The Acordia and Cincom Systems cases highlight the need for careful due diligence in Ohio corporate mergers and for parties to take effective action to preserve valuable contract rights of the constituent entities. Such measures may include amendments as necessary to ensure that contracts continue to be binding on the corporate successors of the parties in the merger.
B. Miller v. Miller
Miller clarifies the scope of an Ohio corporation's obligation to advance litigation expenses to officers and directors in connection with the corporation's duty to indemnify them for claims arising out of their duties. Tasked with analyzing the interaction of the Corporation Law's advancement provision, Section 1701.13(E)(5), and the provisions allowing for director indemnification, Sections 1701.13(E)(1) and (2), the Ohio Supreme Court issued two important holdings.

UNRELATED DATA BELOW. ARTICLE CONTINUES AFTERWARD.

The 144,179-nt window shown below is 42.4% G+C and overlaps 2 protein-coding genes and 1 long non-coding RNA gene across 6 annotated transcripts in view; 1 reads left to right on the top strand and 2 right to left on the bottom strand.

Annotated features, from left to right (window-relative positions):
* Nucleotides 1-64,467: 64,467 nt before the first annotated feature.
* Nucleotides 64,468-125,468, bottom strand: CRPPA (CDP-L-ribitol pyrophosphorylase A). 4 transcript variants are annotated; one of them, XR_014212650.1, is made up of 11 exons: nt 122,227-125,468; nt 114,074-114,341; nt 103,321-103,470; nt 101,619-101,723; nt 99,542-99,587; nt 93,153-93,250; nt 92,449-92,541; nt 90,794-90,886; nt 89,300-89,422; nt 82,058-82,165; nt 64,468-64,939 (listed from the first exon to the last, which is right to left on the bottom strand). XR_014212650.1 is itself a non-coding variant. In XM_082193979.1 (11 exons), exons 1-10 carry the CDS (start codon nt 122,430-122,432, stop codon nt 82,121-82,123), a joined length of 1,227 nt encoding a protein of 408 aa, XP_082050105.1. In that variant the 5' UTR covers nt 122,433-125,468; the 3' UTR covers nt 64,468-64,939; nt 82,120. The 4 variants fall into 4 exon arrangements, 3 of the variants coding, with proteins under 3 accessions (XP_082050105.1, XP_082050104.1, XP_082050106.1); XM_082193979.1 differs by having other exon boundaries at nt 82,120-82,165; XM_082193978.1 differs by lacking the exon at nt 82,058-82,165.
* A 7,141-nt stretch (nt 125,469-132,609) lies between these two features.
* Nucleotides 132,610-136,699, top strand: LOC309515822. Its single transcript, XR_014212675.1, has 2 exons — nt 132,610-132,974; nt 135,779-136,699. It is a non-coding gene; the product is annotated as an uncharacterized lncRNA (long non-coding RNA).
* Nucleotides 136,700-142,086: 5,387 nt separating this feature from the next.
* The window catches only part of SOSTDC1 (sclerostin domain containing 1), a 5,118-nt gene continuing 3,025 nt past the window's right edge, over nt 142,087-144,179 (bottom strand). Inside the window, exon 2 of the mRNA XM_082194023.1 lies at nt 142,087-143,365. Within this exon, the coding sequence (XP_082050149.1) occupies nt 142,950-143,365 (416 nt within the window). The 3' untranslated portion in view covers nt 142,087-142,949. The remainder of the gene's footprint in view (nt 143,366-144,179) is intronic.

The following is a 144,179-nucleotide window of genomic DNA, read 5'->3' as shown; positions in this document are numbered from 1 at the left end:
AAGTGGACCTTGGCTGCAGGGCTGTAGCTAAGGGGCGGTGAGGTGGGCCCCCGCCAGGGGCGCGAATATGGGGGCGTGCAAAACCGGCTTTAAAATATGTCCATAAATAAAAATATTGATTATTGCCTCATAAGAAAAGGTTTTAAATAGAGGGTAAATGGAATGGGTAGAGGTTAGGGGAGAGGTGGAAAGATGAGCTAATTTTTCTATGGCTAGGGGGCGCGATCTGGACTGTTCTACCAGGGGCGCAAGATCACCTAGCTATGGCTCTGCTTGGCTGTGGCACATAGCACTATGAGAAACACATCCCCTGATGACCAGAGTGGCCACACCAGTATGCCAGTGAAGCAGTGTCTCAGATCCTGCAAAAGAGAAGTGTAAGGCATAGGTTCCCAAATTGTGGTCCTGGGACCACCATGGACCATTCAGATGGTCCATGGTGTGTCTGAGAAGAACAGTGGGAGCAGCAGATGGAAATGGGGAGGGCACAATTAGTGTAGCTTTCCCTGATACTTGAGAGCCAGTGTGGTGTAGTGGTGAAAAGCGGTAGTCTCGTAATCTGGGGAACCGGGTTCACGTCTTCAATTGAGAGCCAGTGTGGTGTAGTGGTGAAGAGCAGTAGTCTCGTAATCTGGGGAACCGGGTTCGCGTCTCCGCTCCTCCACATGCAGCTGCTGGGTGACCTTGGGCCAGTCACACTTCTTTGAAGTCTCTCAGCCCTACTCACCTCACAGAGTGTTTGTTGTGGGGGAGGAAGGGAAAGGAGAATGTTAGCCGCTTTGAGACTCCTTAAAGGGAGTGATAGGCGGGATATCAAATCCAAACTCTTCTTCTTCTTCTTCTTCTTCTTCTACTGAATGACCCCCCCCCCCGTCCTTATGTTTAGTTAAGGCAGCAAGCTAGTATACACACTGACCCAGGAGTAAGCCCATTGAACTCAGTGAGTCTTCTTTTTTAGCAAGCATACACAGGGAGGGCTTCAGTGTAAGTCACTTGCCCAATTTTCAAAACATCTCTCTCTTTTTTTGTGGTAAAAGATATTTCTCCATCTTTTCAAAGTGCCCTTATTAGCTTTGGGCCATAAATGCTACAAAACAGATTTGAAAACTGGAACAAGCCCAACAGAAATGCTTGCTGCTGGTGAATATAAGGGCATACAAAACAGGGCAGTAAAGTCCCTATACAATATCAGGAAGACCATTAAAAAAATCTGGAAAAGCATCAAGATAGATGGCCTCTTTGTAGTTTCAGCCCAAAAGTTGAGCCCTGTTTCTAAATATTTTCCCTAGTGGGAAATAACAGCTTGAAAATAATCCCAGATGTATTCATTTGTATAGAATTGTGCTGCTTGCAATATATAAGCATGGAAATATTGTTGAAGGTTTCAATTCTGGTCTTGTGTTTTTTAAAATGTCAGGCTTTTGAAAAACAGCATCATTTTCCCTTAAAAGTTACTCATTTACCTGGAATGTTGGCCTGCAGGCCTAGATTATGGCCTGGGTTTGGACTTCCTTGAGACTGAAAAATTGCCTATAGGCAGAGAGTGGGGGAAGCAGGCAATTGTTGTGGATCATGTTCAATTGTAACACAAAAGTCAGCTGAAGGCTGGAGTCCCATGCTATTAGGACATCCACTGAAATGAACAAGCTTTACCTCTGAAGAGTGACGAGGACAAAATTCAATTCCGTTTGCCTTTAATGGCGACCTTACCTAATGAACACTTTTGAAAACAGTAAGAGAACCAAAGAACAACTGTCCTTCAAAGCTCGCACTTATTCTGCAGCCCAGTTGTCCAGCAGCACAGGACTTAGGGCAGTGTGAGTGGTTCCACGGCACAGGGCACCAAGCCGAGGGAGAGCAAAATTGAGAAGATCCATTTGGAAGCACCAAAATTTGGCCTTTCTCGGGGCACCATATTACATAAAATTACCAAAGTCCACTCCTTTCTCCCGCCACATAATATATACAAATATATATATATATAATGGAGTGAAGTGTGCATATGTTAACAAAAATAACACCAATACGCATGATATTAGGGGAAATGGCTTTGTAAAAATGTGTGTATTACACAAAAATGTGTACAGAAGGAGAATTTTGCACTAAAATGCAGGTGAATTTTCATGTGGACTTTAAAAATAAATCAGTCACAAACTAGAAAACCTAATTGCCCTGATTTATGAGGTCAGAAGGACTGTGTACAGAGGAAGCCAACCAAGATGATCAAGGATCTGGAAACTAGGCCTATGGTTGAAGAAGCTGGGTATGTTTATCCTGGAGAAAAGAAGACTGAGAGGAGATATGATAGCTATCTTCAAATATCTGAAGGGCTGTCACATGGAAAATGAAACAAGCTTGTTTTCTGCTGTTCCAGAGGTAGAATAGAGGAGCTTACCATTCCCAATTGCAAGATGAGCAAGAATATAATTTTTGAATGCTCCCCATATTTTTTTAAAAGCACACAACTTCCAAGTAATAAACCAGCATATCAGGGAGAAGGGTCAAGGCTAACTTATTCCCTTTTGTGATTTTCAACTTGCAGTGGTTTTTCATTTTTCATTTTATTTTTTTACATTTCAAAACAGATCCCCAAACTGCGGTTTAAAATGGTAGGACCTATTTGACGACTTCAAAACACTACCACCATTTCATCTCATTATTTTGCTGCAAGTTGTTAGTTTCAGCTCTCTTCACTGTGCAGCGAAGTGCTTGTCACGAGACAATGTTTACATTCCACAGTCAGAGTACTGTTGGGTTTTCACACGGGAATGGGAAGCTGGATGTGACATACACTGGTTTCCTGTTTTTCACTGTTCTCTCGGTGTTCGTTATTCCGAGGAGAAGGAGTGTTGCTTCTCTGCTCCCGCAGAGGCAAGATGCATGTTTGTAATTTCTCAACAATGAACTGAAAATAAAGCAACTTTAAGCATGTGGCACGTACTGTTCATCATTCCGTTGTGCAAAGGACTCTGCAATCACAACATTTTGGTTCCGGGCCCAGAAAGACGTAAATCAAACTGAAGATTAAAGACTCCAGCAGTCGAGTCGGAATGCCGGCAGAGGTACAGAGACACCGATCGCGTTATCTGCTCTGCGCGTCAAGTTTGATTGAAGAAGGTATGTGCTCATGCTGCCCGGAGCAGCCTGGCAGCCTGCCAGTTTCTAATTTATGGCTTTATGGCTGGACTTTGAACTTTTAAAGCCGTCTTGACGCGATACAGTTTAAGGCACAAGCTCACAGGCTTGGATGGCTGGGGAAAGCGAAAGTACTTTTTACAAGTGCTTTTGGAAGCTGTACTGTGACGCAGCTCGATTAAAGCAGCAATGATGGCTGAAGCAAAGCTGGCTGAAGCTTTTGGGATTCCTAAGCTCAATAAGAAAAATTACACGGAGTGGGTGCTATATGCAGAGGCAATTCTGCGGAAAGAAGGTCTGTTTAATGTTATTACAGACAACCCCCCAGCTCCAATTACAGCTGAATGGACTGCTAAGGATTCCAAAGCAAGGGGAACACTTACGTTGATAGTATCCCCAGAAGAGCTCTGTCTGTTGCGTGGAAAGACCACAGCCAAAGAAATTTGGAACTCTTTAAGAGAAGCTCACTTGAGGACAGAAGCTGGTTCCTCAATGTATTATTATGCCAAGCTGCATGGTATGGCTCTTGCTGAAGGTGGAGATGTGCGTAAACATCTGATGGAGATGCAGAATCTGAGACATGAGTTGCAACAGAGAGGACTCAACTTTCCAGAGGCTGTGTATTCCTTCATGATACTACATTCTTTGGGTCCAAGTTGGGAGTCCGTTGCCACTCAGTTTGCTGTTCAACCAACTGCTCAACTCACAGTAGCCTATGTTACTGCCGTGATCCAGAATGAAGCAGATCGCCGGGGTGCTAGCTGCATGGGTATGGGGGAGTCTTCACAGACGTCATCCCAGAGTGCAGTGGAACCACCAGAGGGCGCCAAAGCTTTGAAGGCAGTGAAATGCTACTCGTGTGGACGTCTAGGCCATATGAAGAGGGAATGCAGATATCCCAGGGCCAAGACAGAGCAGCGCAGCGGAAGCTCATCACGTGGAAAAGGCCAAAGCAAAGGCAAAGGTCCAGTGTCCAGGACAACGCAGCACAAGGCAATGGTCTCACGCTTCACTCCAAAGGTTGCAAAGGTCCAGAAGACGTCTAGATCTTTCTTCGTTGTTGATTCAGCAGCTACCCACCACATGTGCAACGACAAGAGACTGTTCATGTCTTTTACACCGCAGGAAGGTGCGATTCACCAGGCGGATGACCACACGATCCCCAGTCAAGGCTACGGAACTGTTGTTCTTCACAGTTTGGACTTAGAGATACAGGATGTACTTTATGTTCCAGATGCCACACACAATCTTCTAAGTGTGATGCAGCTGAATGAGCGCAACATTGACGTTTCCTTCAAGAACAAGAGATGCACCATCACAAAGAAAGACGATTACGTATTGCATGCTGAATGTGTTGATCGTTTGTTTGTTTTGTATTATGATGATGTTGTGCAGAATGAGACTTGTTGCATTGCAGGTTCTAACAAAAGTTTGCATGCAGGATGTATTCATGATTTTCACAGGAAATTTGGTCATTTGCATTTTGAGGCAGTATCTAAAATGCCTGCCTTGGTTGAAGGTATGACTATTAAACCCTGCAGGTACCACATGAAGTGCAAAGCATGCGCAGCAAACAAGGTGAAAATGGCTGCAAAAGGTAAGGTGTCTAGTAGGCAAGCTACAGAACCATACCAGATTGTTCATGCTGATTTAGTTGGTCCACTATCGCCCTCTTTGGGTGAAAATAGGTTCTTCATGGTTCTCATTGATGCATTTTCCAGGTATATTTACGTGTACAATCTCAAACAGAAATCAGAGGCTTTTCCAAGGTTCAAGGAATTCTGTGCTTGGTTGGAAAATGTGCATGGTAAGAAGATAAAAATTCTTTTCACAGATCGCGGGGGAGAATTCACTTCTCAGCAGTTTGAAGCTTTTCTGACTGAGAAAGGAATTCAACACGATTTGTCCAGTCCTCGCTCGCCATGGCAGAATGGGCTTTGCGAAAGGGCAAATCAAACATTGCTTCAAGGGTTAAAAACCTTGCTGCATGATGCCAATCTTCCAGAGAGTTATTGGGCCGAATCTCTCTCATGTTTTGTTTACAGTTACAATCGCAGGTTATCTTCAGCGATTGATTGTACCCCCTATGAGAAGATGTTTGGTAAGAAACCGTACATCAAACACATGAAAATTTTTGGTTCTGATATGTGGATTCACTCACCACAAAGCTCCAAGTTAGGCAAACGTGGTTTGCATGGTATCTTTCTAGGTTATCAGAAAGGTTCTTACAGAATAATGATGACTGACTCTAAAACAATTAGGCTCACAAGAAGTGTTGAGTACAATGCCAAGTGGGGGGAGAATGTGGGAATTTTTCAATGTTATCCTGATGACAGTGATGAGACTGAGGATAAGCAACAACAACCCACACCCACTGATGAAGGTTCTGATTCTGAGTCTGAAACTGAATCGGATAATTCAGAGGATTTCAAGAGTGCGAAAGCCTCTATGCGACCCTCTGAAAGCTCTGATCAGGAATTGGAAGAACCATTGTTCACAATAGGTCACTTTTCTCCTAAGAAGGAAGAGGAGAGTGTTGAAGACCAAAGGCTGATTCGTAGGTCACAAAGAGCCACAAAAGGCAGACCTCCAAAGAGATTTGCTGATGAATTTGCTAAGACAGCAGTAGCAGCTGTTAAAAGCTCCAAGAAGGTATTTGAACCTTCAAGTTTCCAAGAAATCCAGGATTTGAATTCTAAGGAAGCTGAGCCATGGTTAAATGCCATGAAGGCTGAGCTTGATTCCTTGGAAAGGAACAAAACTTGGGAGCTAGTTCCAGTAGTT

First, it held that a corporation that agrees to indemnify a director pursuant to Sections 1701.13(E)(1) or (2) must advance the director's litigation expenses pursuant to Section 1701.13(E)(5) regardless of whether the director is ultimately entitled to indemnification. This means that a corporation must advance a director's litigation expenses even in cases where the director is accused of misconduct detrimental to the corporation, as happened in Miller. In other words, a corporation cannot "avoid its duty to advance expenses to a director under [Section] 1701.13(E)(5)(a) by claiming that the director's alleged misconduct, if proven, would amount to a violation of his or her fiduciary duties and would therefore foreclose indemnification." Id. at ? 39.